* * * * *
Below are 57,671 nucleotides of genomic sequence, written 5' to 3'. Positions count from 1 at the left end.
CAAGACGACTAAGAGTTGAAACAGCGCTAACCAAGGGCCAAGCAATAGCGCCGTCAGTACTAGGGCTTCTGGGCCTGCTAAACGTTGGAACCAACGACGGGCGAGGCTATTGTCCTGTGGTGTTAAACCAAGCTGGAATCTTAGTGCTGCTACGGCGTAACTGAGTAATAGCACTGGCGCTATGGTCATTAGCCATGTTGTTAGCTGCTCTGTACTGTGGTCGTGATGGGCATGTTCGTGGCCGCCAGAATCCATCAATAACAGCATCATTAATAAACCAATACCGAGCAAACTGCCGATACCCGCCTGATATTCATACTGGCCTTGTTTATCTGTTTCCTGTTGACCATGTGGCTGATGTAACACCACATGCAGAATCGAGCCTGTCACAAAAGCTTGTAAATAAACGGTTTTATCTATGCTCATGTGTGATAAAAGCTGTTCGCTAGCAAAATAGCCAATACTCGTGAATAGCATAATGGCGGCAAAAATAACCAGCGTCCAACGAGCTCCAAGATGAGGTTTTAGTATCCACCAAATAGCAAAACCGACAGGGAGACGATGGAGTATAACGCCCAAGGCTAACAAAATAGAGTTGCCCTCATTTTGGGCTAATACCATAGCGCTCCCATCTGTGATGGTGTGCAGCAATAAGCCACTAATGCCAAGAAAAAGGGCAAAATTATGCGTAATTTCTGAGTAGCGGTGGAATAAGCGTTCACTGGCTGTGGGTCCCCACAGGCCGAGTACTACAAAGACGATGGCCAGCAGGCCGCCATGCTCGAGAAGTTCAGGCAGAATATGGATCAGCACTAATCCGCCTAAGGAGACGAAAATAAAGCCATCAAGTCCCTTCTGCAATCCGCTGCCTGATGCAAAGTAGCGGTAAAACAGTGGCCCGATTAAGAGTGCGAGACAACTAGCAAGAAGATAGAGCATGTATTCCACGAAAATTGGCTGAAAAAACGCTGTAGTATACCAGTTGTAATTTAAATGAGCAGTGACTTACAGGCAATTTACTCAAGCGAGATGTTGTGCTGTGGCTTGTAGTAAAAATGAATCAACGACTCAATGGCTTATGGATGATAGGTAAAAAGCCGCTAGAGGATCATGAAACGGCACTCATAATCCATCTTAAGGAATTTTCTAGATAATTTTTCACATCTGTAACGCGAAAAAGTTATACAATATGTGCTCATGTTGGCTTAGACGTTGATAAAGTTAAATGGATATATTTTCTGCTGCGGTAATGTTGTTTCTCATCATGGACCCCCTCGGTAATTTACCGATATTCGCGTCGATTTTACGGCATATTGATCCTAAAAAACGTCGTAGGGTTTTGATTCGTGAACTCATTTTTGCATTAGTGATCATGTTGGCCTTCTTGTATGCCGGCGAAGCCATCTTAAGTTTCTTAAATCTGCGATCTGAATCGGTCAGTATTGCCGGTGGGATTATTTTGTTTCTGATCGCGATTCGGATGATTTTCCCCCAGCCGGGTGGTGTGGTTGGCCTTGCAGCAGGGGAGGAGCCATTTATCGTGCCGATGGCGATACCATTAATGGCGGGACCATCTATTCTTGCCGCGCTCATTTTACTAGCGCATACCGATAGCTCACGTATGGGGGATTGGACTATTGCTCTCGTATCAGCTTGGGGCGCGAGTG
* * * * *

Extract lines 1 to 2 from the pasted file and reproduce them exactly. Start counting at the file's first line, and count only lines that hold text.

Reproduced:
Below are 57,671 nucleotides of genomic sequence, written 5' to 3'. Positions count from 1 at the left end.
CAAGACGACTAAGAGTTGAAACAGCGCTAACCAAGGGCCAAGCAATAGCGCCGTCAGTACTAGGGCTTCTGGGCCTGCTAAACGTTGGAACCAACGACGGGCGAGGCTATTGTCCTGTGGTGTTAAACCAAGCTGGAATCTTAGTGCTGCTACGGCGTAACTGAGTAATAGCACTGGCGCTATGGTCATTAGCCATGTTGTTAGCTGCTCTGTACTGTGGTCGTGATGGGCATGTTCGTGGCCGCCAGAATCCATCAATAACAGCATCATTAATAAACCAATACCGAGCAAACTGCCGATACCCGCCTGATATTCATACTGGCCTTGTTTATCTGTTTCCTGTTGACCATGTGGCTGATGTAACACCACATGCAGAATCGAGCCTGTCACAAAAGCTTGTAAATAAACGGTTTTATCTATGCTCATGTGTGATAAAAGCTGTTCGCTAGCAAAATAGCCAATACTCGTGAATAGCATAATGGCGGCAAAAATAACCAGCGTCCAACGAGCTCCAAGATGAGGTTTTAGTATCCACCAAATAGCAAAACCGACAGGGAGACGATGGAGTATAACGCCCAAGGCTAACAAAATAGAGTTGCCCTCATTTTGGGCTAATACCATAGCGCTCCCATCTGTGATGGTGTGCAGCAATAAGCCACTAATGCCAAGAAAAAGGGCAAAATTATGCGTAATTTCTGAGTAGCGGTGGAATAAGCGTTCACTGGCTGTGGGTCCCCACAGGCCGAGTACTACAAAGACGATGGCCAGCAGGCCGCCATGCTCGAGAAGTTCAGGCAGAATATGGATCAGCACTAATCCGCCTAAGGAGACGAAAATAAAGCCATCAAGTCCCTTCTGCAATCCGCTGCCTGATGCAAAGTAGCGGTAAAACAGTGGCCCGATTAAGAGTGCGAGACAACTAGCAAGAAGATAGAGCATGTATTCCACGAAAATTGGCTGAAAAAACGCTGTAGTATACCAGTTGTAATTTAAATGAGCAGTGACTTACAGGCAATTTACTCAAGCGAGATGTTGTGCTGTGGCTTGTAGTAAAAATGAATCAACGACTCAATGGCTTATGGATGATAGGTAAAAAGCCGCTAGAGGATCATGAAACGGCACTCATAATCCATCTTAAGGAATTTTCTAGATAATTTTTCACATCTGTAACGCGAAAAAGTTATACAATATGTGCTCATGTTGGCTTAGACGTTGATAAAGTTAAATGGATATATTTTCTGCTGCGGTAATGTTGTTTCTCATCATGGACCCCCTCGGTAATTTACCGATATTCGCGTCGATTTTACGGCATATTGATCCTAAAAAACGTCGTAGGGTTTTGATTCGTGAACTCATTTTTGCATTAGTGATCATGTTGGCCTTCTTGTATGCCGGCGAAGCCATCTTAAGTTTCTTAAATCTGCGATCTGAATCGGTCAGTATTGCCGGTGGGATTATTTTGTTTCTGATCGCGATTCGGATGATTTTCCCCCAGCCGGGTGGTGTGGTTGGCCTTGCAGCAGGGGAGGAGCCATTTATCGTGCCGATGGCGATACCATTAATGGCGGGACCATCTATTCTTGCCGCGCTCATTTTACTAGCGCATACCGATAGCTCACGTATGGGGGATTGGACTATTGCTCTCGTATCAGCTTGGGGCGCGAGTG